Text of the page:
Blind Veterans concerned over public’s perception of veterans
New research revealed that 57% of the public do not consider those who have served in the Armed Forces but never seen armed conflict to be veterans
Blind Veterans UK has issued a reminder to veterans who are struggling with sight loss of the support that the charity offers, following research that reveals the level of public awareness of veterans.
New research that has been conducted by nfpSynergy, on behalf of Blind Veterans UK, found that 54% of the British public do not consider those who have completed national service to be veterans.
A further 57% of the public do not consider those who have served in the Armed Forces but have never seen active conflict to be veterans.
In response to the findings, the national charity has expressed its concern that misperceptions of who is a veteran may stop ex-service men and women living with sight loss seeking out support.
Chief executive officer at Blind Veterans UK, Major General Nick Caplin, said: “At Blind Veterans UK, we want to send out the message loud and clear that whenever you served and however you lost your sight, you’re a veteran to us and deserving of our support.”
The charity is launching a new campaign during the remembrance period to reach out to veterans who could be receiving its free services and help.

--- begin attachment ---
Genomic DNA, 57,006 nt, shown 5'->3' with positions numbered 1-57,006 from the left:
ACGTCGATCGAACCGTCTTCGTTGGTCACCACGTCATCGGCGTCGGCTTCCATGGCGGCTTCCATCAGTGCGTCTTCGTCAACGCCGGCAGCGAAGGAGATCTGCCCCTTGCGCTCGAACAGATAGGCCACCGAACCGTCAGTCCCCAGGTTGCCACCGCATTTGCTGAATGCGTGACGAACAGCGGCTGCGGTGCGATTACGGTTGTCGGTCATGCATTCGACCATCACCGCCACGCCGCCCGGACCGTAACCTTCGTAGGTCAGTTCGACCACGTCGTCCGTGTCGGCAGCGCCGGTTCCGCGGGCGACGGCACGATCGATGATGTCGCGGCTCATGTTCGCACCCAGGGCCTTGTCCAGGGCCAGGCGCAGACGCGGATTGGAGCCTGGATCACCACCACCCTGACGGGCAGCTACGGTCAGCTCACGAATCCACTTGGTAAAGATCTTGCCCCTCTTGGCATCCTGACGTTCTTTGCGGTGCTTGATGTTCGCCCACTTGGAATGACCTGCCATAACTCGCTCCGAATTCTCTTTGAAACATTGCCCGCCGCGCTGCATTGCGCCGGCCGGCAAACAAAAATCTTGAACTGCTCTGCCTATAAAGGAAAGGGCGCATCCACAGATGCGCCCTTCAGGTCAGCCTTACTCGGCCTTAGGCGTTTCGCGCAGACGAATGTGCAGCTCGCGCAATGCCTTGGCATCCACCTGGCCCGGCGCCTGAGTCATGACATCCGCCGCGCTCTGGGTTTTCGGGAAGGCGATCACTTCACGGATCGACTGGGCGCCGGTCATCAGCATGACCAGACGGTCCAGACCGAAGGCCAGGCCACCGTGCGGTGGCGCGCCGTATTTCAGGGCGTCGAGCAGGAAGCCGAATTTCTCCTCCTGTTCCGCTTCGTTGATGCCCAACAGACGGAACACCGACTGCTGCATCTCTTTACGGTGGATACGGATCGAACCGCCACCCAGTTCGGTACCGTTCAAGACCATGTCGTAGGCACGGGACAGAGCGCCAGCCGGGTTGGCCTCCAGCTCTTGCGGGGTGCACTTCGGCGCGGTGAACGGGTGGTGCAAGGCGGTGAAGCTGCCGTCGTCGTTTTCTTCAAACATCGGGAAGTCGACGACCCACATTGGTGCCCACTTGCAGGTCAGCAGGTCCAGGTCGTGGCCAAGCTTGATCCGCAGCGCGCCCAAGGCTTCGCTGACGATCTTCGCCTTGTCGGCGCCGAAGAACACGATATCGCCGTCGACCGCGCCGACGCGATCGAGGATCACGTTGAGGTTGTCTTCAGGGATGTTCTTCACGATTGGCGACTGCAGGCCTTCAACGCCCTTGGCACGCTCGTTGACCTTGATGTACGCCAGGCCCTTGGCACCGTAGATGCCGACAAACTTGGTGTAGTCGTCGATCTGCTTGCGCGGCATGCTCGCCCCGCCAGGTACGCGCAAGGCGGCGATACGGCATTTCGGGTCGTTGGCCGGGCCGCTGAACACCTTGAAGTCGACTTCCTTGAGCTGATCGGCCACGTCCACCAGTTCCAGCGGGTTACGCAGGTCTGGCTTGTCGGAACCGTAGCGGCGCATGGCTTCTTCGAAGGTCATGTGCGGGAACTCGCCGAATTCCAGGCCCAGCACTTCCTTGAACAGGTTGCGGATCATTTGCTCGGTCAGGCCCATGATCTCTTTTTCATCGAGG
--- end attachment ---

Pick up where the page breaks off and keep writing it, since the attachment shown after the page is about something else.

This includes radio advertising and Facebook adverts. It is being backed by TV presenter and Royal Air Force (RAF) veteran, Johnny Ball.
Mr Ball, who provides the voiceover for the radio advert, said: “I’m proud to be backing the campaign by Blind Veterans UK to reach out to more veterans battling sight loss, particularly those who we might not generally think about as veterans.”
The campaign is also being backed by national service veteran, Ken Towsey, who lost his sight because of glaucoma. He started receiving support from Blind Veterans UK in 2016 and is encouraging veterans and people who might know a veteran living with sight loss to speak to the charity.
“Thanks to Blind Veterans UK I’ve tried out new activities like archery and mosaic making, but I’ve also been given things to help me in my daily life, like a plate with a raised lip so that I can eat my dinner without making a mess. It’s small things like that, which have really given me back my independence,” Mr Towsey said.